05/12/2017 12:20PM

Conquest Mo Money top grad of Conquest Stables dispersal

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Conquest Mo Money is expected to start in the Preakness Stakes next weekend.

The dispersal of Ernie Semersky and Dory Newell’s Conquest Stables at the most recent round of Keeneland mixed sales offered an imposing slate of horses with high-level back class or strong potential.

In the eyes of most buyers, Conquest Mo Money offered neither.

At the time, the Uncle Mo colt was an unraced 2-year-old with lingering issues that had him on a stop-and-start training schedule as he entered the Lane’s End consignment for the Keeneland November breeding stock sale. He went through the ring without fanfare, selling to Tom McKenna’s Judge Lanier Racing for $8,500 – the eighth-lowest price of the 89 horses sold as racing prospects in the dispersal.

Roughly six months later, Conquest Mo Money is arguably the most successful graduate of the Conquest dispersal, with multiple stakes wins and a Grade 1 placing under his belt. He could remove any doubt of that status with a memorable effort in the Preakness Stakes.

“Everybody asked me how I was lucky enough to get the horse, and it was pure luck – that’s all there was to it,” McKenna said. “I didn’t think I’d be able to touch an Uncle Mo, totally out of my price range.”

Conquest Stables built a brand with its unmistakable tangerine-and-teal silks and its roster of horses with the word “Conquest” in their names. The names and colors became so synonymous with each other that it took some adjustment to seeing the Conquest horses run for different connections around the country after the sale.

:: Conquest Stables dispersal horses

Fifty-three of the 89 racing-age prospects have raced since the Keeneland November sale, winning a combined 28 races through Tuesday. A handful of the fillies were retired immediately to breeding careers, while some of the unraced horses are training toward their debuts for new connections. Six buyers spurned the “Conquest” label and renamed their unraced prospects.

Aside from the ownership’s branding efforts, the Conquest horses shared the experience of being selected at auction and trained by Mark Casse, who now has nine of the former Conquest horses on his roster for various clients.

The most successful Conquest alum under Casse’s watch is Conquest Panthera, a Kitten’s Joy gelding who has run third in the Grade 1 Maker’s 46 Mile and Grade 3 Canadian Turf Stakes after selling to Gary Barber for $100,000.

“He’s a horse that we were high on from the start,” Casse said. “He was one of Ernie’s favorites.

“He got hurt in his second start when he ran against American Pharoah out in California,” the trainer added. “He had a hind ankle injury that kept flaring up on him, and we got to run him one time. He was coming off a long layoff and ran really well. My thought was he had a lot of talent, he just needed more racing. I told Gary Barber that, and he bought him.”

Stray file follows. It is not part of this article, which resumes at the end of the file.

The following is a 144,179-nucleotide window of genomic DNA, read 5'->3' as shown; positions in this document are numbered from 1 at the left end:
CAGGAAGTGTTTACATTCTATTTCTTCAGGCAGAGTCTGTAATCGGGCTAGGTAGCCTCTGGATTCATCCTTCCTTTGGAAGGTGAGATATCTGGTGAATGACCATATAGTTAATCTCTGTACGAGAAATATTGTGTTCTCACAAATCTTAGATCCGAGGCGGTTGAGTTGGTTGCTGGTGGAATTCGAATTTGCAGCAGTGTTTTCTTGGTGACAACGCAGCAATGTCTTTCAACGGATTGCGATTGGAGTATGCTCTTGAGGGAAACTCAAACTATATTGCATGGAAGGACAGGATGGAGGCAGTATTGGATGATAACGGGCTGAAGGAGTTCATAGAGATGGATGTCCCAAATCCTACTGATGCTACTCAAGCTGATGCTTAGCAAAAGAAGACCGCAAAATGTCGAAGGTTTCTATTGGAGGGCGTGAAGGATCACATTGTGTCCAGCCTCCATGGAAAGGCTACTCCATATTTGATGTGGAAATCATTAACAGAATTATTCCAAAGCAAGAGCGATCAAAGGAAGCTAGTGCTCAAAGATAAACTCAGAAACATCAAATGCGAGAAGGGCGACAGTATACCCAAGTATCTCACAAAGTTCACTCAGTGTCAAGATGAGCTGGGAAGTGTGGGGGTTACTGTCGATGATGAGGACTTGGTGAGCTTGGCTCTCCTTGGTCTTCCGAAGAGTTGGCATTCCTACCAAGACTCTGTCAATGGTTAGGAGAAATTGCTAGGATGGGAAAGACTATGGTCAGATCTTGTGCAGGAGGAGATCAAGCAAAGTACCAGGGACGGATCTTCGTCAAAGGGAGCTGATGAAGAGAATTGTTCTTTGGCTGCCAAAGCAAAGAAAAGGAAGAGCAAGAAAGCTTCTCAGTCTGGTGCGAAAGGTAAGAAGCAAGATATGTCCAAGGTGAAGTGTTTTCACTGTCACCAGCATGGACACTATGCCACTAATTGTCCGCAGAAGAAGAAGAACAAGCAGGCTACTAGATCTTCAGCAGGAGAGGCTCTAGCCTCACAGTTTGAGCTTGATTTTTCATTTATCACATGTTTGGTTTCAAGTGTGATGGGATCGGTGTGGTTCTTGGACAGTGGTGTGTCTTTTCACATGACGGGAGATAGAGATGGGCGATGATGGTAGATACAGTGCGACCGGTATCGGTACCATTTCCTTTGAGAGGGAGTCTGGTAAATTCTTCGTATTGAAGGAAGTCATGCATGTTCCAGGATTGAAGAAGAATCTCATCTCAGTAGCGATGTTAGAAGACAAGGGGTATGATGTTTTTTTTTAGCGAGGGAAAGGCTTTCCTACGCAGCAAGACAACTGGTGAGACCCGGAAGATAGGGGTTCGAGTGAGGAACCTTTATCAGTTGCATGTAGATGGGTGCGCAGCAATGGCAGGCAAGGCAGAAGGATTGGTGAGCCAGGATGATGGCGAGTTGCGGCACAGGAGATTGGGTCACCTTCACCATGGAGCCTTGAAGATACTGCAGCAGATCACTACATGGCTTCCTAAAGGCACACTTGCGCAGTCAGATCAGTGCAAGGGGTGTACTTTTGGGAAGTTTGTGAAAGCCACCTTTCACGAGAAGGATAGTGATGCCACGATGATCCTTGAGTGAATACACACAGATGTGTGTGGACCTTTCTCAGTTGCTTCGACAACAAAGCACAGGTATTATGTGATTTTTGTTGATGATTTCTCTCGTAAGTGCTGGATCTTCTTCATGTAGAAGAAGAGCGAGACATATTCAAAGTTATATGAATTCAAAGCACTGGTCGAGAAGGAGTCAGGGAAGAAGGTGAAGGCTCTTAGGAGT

Casse, between buying horses as agent and having horses sent to his barn after the fact, emerged as the most active participant from the Conquest dispersal. However, McKenna was the dispersal’s most active individual buyer, taking home six horses for a combined $139,500. All but one have raced, three have won, and Conquest Mo Money’s earnings of $508,900 have guaranteed that McKenna made a profitable trip from his New Mexico base to the sale.

“Anybody would be a fool not to be attracted to it,” McKenna said about the dispersal. “There’s very few people that step out there and throw that kind of money at yearlings that I’ve seen in my lifetime. It was just such a tremendous pool of talent there that it was obvious it was going to be one dynamic sale.”

While Conquest Mo Money is the most talked-about and highest-earning Conquest dispersal graduate, the only horse in the draft to have won a graded stakes race since the auction is Conquest Enforcer. The 4-year-old Into Mischief colt won the Grade 2 Mathis Brothers Mile at Santa Anita in his first start for the partnership of Loooch Racing Stables, Imaginary Stables, and Raquel Ritchie.

Ron Paolucci of Loooch Racing Stables secured three horses out of the dispersal, topped by Conquest Enforcer at $785,000. He bought through bloodstock agent Zach Madden, who said they bid on four or five of the dispersal horses.

“He’s a magnificent-looking horse,” Madden said about Conquest Enforcer. “It just felt like he had so much ability, and he was only 3. He had a lot of upside. A turf miler or sprinter doesn’t really appeal to everybody, so I thought he might be a little less than what he ended up costing, but of course, late on a Tuesday night at Keeneland, things always get a little bit interesting.”

Madden said Conquest Enforcer’s form wavered through the winter and spring due to a quarter crack, but the colt was on track to continue his run as a dual-surface threat on the Belmont Stakes undercard, pointing toward either the Grade 3 Jaipur Invitational on turf or the Grade 1 Metropolitan Handicap on dirt.